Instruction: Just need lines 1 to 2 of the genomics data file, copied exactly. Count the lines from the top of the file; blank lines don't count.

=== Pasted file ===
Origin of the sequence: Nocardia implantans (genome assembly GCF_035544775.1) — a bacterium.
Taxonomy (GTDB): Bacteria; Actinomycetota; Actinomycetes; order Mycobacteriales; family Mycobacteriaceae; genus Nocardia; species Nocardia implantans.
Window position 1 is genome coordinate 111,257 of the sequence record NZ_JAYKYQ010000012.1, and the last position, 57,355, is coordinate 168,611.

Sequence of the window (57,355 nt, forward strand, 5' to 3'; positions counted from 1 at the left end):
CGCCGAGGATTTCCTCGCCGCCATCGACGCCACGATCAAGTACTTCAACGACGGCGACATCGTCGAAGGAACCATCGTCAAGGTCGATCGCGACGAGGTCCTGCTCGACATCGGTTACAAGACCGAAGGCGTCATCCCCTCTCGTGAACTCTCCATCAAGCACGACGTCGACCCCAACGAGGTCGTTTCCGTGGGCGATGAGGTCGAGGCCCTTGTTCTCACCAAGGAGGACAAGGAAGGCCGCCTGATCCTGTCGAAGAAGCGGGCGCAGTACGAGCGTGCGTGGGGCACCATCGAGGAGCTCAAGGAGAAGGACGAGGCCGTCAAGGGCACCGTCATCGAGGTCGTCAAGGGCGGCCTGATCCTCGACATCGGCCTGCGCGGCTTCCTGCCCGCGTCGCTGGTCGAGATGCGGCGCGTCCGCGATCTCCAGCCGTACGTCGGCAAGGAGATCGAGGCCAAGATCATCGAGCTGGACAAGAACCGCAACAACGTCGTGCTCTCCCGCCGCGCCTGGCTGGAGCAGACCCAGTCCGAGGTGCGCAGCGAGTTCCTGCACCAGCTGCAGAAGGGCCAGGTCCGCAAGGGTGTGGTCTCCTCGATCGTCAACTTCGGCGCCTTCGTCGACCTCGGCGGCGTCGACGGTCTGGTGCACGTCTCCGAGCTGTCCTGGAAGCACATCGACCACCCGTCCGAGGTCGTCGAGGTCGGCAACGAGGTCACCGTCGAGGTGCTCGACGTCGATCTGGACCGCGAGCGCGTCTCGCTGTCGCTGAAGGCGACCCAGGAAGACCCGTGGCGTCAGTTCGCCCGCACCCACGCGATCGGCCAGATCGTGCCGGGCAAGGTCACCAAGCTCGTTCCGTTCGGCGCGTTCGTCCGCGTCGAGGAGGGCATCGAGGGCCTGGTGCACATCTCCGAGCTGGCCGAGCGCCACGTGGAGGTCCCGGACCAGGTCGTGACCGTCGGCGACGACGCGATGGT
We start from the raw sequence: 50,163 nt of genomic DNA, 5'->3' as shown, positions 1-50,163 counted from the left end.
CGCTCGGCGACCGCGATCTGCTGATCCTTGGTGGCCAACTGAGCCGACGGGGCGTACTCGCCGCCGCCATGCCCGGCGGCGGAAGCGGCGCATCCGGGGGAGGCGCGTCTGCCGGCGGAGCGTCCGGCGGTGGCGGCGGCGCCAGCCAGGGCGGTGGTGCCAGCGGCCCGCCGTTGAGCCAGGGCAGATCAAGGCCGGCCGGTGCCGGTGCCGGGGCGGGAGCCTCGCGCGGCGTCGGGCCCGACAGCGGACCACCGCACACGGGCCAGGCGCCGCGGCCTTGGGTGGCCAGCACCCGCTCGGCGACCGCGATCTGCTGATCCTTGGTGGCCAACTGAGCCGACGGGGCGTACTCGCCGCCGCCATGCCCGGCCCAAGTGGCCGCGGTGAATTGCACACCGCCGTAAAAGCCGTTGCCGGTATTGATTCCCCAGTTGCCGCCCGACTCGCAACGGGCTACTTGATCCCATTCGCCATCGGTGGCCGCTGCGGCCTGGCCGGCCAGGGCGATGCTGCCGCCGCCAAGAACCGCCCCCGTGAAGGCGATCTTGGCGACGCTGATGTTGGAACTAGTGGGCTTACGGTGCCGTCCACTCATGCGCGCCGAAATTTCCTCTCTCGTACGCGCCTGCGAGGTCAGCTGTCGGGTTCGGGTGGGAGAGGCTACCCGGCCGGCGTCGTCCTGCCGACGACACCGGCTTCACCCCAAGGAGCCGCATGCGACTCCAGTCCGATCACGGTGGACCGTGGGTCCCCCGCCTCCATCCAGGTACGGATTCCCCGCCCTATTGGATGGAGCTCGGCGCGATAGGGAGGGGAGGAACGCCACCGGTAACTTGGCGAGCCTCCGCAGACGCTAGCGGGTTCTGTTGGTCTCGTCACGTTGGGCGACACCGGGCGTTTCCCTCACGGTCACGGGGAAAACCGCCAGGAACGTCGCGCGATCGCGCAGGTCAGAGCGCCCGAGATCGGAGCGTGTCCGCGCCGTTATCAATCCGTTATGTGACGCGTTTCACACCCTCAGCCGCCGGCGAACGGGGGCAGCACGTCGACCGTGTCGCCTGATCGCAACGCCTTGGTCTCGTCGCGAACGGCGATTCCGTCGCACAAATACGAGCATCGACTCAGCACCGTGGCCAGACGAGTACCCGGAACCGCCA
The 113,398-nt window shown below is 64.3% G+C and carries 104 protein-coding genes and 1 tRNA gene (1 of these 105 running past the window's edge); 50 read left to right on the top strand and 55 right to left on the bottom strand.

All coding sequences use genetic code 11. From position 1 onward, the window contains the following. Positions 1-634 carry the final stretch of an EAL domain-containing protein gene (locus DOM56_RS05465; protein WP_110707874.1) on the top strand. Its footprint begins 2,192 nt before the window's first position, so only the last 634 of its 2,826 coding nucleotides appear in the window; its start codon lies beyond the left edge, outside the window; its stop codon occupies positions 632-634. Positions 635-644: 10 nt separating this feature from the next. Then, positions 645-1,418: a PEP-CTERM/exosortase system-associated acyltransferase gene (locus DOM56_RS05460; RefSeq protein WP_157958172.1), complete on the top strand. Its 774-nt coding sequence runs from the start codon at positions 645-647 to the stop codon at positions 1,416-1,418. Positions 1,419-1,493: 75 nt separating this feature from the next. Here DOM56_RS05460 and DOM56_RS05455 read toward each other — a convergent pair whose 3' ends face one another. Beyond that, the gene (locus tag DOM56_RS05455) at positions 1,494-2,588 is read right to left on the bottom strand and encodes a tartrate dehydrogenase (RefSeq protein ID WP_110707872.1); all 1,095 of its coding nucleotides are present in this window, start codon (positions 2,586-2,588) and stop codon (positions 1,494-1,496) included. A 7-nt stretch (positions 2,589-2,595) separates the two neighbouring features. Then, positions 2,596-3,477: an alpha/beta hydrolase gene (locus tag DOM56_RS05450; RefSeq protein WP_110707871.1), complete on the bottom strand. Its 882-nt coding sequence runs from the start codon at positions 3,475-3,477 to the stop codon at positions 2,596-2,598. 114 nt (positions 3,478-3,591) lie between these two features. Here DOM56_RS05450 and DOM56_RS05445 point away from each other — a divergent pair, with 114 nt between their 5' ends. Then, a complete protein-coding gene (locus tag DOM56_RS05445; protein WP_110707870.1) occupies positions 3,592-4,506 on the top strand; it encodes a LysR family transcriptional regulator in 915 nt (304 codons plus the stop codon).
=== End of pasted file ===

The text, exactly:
Origin of the sequence: Nocardia implantans (genome assembly GCF_035544775.1) — a bacterium.
Taxonomy (GTDB): Bacteria; Actinomycetota; Actinomycetes; order Mycobacteriales; family Mycobacteriaceae; genus Nocardia; species Nocardia implantans.